That was never my memory of my father, whether it was reading about some injustice that happened to a black person 50 years ago in the Jim Crow south Or it was him hearing a story about the desperate conditions that so many refugees are facing today. He was not afraid to be affected and let himself cry. I can also remember seeing him cry watching some random TV show like Parenthood. And my father, being a pastor, will frequently cry as he is moved by something when he preaches. So much so, that someone from his church once had a softball team that he wanted to name the Bill Hanawalt Criers. But, at the same time, my father was always down to have fun. My dad loves to travel, he loves go out, he loves to have a good time. And he always held, having fun, relaxing, as something to be considered as just as important as work and responsibility. When I was in 7th grade, I got in trouble a lot, so I was not terribly surprised one day when I heard over the intercom. “Kyle Hanawalt, please report to the office.” I just start running through my head all the things I could have gotten in trouble for. And as I am still trying to figure out which thing I had gotten caught for, I walk into the main office and my Dad is standing right there. And I am deeply confused. He looks at me with a kinda smirk on his face, and tells me that he is pulling me out of school for something very important. So, he signs me out and as we walk outside, with such joy on his face, he tells me that we’re going to the Cubs game. And he pulls my cubs hat out of his backpack.
That was my father, school was of course important, but we can’t forget to stop and enjoy a cubs game every once and in a while. All of this, the crying, the knowing how to have fun. This on a very base level impacted how I understood God growing up.
He was not harsh, he was not distant, he was soft hearted, he cried over injustice, let himself be moved. He also let himself rejoice and enjoy the world he created.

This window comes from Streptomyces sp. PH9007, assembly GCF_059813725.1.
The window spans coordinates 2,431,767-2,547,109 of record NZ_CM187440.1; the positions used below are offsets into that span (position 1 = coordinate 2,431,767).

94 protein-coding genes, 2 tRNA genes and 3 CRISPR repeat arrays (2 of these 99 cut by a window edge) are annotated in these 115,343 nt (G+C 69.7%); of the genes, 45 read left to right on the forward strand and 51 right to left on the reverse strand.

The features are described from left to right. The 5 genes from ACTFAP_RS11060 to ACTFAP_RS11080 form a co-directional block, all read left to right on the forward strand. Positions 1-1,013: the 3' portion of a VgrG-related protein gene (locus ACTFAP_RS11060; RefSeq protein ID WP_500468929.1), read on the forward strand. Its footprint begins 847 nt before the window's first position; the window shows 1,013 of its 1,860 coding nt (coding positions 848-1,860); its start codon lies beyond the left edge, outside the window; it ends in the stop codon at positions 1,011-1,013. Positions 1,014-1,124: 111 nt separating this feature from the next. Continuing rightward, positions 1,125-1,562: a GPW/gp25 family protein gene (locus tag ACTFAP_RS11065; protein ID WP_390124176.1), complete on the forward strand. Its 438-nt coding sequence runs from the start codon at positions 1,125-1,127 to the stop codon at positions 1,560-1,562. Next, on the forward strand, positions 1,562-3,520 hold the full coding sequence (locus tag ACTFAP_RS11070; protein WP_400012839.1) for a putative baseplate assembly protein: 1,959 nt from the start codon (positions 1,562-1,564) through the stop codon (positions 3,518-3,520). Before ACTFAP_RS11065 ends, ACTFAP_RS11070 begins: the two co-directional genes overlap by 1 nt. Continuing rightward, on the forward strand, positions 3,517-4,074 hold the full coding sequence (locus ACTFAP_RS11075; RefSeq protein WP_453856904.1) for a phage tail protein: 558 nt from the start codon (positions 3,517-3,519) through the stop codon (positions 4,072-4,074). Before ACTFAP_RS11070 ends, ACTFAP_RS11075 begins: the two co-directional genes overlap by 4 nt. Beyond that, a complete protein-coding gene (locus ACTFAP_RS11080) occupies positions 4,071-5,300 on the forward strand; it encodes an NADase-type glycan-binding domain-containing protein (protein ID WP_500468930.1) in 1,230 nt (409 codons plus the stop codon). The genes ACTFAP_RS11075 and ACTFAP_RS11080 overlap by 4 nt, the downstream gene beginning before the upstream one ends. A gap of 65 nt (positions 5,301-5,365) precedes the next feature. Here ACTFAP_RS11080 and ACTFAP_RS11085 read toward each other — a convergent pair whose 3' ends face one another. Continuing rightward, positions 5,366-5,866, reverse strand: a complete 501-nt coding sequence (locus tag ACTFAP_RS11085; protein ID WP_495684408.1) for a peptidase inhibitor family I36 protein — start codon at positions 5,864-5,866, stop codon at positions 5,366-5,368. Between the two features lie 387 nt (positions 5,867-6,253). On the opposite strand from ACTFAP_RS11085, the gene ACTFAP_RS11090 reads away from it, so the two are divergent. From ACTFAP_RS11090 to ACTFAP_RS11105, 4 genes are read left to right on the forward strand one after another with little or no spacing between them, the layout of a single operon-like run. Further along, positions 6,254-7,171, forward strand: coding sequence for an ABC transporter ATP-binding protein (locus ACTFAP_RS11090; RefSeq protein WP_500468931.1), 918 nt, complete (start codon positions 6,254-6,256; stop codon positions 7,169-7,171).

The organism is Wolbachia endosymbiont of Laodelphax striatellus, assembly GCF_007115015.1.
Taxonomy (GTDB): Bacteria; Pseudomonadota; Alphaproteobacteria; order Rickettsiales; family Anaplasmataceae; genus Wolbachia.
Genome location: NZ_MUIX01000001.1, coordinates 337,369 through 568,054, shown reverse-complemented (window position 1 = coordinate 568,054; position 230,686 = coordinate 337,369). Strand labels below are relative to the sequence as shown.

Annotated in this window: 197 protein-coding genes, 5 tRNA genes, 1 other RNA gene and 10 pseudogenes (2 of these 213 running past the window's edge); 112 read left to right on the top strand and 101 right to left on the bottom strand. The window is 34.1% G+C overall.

And this on a fundamental level still impacts how I approach faith today.
That following Jesus should make me into a softer person. Someone who cries easier, someone who is able to appreciate the moment, and enjoy life. Someone who is always looking to understand the other, not to judge them, but because they might have something that will move me, move me to tears, or toward joy.

SLIDE Another man here at BLV actually shares a poem that he wrote for his father "When I learned of Christ, I learned through my father- Not through his words or mind but through his body. I remember my eyes widen in wonder as they crossed over bloodied hands, callouses torn off, splinters injected and muscles tortured through long hours and how this magically brought food to the table and a tv in the living room- along with clothes and shoes. It was only a single step to replace splinters with nails and understand how love may require bleeding. My unripened mind so easily understood how to see a Carpenter in a carpenter that would sacrifice his body every day for love."

SLIDE Another man shares The term god means something different for everyone I think. To me, god is something we create in our minds to try to explain things we don't know or find meaning or motivation: to feel connected to something bigger than us. Being a father has heightened my sense of connection with what's bigger than me. Paradoxically, I'm just one small species on one planet in one galaxy of this vast universe and still yet, my actions will help shape an entire existence for my two kids. There's a sense of responsibility and connection to something much larger than me, and not just the vast, big stuff but the small, personal stuff too. It's a pretty rad thing.

SLIDE As I mentioned thinking of our fathers can be painful thing for many of us and another man shares something to that end

When this email hit my inbox I experienced the spectrum of grief. Mostly because my father never wanted to be a father and he succeeded. His lack of emotional connection and his treating his children like employees made for a tough upbringing. It's odd feeling like an orphan when both of your parents are alive and in the other room. They just valued work over relationship and when they were physically present they were drunk or otherwise uninterested in my life.